Rusty Spider Wasp

Rusty spider wasp resting on a leaf
Scientific Name
Tachypompilus ferrugineus
Pompilidae (spider wasps) in order Hymenoptera (ants, bees, wasps)

The rusty spider wasp hunts wolf spiders, usually in open areas. Specialists examine leg spines, mouthparts, foot and antennae anatomy, wing venation, and other details to determine genus and species. The rest of us make tentative IDs by looking at color patterns, basic body shape, and the spider-hunting behavior.

Similar species: In North America north of Mexico, there are only two species in genus Tachypompilus, and this is the only species found in the eastern United States. Some spider wasps in genus Poecilopompilus also have a lot of rusty color, but they are not as strongly rusty as the rusty spider wasp. Other rusty-colored wasps in our area would not be spider wasps.

Learn more about this and other spider wasps on their group page.

Length: ½–1 inch.

Adults are often seen taking nectar from flowers, in prairies, fields, and other open places with plenty of wildflowers.

Many people see female spider wasps as they are transporting a paralyzed spider to their nests. Females of this species create nests in rock piles or in cracks in rock walls or foundation stones, so you might see them in those specific places.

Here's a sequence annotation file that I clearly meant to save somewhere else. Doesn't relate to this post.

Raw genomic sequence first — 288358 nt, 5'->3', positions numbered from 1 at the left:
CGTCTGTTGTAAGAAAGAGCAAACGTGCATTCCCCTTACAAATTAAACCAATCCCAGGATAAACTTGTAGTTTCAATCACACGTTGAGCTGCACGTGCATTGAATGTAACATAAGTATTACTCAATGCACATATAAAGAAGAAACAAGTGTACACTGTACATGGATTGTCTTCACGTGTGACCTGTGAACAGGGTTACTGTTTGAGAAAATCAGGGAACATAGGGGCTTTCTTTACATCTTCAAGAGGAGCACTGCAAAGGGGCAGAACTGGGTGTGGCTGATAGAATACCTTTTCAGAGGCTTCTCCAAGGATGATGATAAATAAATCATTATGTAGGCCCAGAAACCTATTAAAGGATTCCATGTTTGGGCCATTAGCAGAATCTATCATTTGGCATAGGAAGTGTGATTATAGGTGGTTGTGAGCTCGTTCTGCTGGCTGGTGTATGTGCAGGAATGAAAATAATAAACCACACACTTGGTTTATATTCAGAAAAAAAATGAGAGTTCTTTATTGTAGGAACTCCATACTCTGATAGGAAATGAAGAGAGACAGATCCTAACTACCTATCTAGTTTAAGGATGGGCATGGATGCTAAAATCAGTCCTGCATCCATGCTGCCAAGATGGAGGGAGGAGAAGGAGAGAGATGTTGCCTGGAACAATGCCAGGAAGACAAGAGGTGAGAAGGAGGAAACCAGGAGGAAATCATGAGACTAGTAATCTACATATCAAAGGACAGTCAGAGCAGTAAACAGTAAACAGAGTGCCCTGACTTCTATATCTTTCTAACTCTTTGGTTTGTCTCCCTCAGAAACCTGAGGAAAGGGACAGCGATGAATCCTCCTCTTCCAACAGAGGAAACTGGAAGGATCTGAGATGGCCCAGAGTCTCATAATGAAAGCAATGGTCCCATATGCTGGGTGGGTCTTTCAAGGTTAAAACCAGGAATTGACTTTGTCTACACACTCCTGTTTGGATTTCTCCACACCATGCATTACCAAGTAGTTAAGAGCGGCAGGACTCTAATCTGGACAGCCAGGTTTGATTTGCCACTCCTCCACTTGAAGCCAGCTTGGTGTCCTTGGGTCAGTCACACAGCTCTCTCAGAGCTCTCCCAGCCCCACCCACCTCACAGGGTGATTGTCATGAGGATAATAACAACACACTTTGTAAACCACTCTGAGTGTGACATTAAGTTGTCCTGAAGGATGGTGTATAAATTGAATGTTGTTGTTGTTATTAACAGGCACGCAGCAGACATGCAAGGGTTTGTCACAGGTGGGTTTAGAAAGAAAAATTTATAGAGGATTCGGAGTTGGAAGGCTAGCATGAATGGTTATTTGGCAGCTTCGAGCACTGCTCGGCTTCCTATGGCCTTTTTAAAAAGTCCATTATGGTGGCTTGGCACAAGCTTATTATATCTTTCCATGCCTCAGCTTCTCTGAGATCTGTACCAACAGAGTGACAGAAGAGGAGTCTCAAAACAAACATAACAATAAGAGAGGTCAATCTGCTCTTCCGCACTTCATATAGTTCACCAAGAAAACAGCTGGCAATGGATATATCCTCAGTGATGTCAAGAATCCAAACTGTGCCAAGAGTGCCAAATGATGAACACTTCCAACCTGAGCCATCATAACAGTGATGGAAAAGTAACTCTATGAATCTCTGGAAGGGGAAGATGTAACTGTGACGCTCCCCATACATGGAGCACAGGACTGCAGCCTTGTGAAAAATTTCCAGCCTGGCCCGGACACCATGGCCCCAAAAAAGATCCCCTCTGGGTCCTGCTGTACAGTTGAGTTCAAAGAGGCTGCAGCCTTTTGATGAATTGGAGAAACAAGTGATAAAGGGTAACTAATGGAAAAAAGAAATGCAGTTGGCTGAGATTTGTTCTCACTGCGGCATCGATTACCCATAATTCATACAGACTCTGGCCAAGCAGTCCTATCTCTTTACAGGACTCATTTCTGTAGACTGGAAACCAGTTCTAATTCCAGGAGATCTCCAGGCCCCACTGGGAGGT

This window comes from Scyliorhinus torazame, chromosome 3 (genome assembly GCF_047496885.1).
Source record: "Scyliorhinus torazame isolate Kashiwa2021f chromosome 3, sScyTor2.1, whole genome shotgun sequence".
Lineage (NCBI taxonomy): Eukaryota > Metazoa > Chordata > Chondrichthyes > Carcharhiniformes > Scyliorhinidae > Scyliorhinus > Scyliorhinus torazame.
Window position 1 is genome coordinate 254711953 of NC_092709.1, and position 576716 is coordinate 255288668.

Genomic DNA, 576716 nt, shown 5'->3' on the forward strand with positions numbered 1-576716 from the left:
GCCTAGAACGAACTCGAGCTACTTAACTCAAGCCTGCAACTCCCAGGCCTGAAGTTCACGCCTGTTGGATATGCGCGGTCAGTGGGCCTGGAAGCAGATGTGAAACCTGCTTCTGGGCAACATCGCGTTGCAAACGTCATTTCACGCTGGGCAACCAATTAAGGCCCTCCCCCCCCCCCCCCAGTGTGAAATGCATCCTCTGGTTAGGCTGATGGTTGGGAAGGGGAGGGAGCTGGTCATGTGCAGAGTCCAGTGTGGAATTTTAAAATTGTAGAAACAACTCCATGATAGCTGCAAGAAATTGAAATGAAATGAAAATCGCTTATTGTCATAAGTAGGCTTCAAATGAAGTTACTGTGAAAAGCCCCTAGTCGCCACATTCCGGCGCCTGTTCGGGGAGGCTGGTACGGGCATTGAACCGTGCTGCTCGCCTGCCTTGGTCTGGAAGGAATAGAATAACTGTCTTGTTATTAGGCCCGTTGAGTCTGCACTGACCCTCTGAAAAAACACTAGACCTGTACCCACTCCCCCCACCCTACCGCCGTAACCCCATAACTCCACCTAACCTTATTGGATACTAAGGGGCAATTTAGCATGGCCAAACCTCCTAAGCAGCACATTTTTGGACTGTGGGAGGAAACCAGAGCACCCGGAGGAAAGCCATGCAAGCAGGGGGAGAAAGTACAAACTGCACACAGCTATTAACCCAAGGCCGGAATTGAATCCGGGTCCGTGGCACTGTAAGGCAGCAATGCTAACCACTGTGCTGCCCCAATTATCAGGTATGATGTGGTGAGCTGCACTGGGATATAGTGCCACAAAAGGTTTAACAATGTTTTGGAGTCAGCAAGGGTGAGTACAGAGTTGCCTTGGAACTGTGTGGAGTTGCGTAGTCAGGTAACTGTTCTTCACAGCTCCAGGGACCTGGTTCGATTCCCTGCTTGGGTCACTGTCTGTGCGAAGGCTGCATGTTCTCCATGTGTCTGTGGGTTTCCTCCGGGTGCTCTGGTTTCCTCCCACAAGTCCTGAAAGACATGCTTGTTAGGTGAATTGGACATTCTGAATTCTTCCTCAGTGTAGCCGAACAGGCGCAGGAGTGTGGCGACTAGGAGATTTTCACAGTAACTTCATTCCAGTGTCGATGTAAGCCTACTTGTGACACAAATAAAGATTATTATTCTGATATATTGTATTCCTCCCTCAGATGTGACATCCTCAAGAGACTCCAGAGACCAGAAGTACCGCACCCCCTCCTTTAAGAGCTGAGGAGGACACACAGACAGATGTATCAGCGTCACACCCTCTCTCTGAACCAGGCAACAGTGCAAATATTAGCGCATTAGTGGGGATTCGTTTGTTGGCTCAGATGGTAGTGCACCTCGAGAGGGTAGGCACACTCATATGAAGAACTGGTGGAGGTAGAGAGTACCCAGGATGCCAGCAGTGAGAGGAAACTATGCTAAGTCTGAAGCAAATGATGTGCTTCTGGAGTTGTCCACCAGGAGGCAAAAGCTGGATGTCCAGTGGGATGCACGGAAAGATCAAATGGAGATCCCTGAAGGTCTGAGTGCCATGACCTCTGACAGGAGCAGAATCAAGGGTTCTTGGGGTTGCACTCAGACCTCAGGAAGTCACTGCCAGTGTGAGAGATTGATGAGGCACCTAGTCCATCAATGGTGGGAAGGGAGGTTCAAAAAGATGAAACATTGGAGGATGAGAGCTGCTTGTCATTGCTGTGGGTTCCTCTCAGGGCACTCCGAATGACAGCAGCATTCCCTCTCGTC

The favorite prey are the rabid wolf spider (Rabidosa rabida) and the wetland giant wolf spider (Tigrosa helluo). Fishing spiders may be captured, too. The female rusty spider wasp drags the paralyzed spider backward, grasping it by its fangs or pedipalps (the fingerlike appendages next to the mouth). She inters it in her burrow and lays an egg on it. The wasp's young will hatch and eat the spider.

Adults sustain themselves with nectar from flowers, especially Queen Anne's lace, rattlesnake master, and other members of the carrot/parsley family.

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About Land Invertebrates in Missouri
Invertebrates are animals without backbones, including earthworms, slugs, snails, and arthropods. Arthropods—invertebrates with “jointed legs” — are a group of invertebrates that includes crayfish, shrimp, millipedes, centipedes, mites, spiders, and insects. There may be as many as 10 million species of insects alive on earth today, and they probably constitute more than 90 percent all animal species.